Iran's oldest social media site decides to shut over government censorship
Iran's oldest social media website cloob.com launched nearly twelve years ago has decided to shut down after a long battle with the country's censors.
The site even had an online video and photo sharing service.
"Cloob.com was entirely blocked three times and the last time it took 28 days to unblock it," said company director Mohammad Javad Shakouri Moghadam in a blog post.
The website was able to fill the vacuum left by social media site Orkut after the government banned it, after several run-ins with the Iranian government cloob founder Moghadam decided to shut Iran's popular site.
However, sites such as Instagram are not banned and have boomed in Iran, while Russian entrepreneur Pavel Durov's messaging service "Telegram" has nearly 25 million users in the country.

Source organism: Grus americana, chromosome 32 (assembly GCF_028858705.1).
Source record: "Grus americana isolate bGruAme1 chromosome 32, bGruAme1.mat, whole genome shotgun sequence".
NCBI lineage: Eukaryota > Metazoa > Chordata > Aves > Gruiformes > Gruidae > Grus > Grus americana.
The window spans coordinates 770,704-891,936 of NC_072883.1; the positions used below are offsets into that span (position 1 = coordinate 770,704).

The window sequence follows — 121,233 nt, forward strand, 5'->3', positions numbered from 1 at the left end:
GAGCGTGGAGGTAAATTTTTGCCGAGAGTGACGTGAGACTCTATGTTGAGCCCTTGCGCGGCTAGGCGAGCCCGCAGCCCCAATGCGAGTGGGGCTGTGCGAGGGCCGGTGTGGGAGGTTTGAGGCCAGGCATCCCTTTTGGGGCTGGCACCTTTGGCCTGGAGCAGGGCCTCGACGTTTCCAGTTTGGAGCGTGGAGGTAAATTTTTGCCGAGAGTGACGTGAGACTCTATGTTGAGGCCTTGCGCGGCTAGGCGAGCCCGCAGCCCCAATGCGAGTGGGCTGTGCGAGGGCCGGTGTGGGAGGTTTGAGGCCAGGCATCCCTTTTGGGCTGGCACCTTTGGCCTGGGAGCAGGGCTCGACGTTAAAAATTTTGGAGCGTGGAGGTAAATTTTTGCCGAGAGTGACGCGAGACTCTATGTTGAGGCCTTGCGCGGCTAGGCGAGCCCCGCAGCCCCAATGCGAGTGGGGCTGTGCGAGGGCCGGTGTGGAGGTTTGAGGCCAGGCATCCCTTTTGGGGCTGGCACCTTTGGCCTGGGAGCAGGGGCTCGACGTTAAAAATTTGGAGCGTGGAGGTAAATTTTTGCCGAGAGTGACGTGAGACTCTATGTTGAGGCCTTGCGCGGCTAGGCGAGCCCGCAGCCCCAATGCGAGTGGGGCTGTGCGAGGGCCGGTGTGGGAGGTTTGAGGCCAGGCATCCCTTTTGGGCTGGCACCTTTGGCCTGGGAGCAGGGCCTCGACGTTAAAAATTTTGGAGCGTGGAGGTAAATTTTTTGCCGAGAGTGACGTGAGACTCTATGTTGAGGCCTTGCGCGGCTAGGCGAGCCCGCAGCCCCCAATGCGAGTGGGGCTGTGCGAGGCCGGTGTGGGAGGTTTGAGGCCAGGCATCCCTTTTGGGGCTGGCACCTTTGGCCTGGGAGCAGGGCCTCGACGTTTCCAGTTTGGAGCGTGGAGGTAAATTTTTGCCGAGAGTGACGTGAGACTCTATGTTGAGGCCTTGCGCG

"Cloob was one of the top three services in Iran but its flourishing tree has withered," said Shakouri.
"These days, some have started to... sue the new wave of content creators such as Aparat(a cloob product) and other services -- a source of domestic content creation which would definitely be of benefit to our country and culture," he told AFP.
President Hassan Rouhani was re-elected in May promising to soften social restrictions. He appointed Mohammad-Javad Azari Jahromi, to head the communications portfolio.
Jahromi had said that negotiations were underway to lift a ban on Twitter, though no progress has since been announced.
In 2013, the Iranian government had blocked YouTube, Facebook, Twitter and Google Plus in a huge Internet crackdown.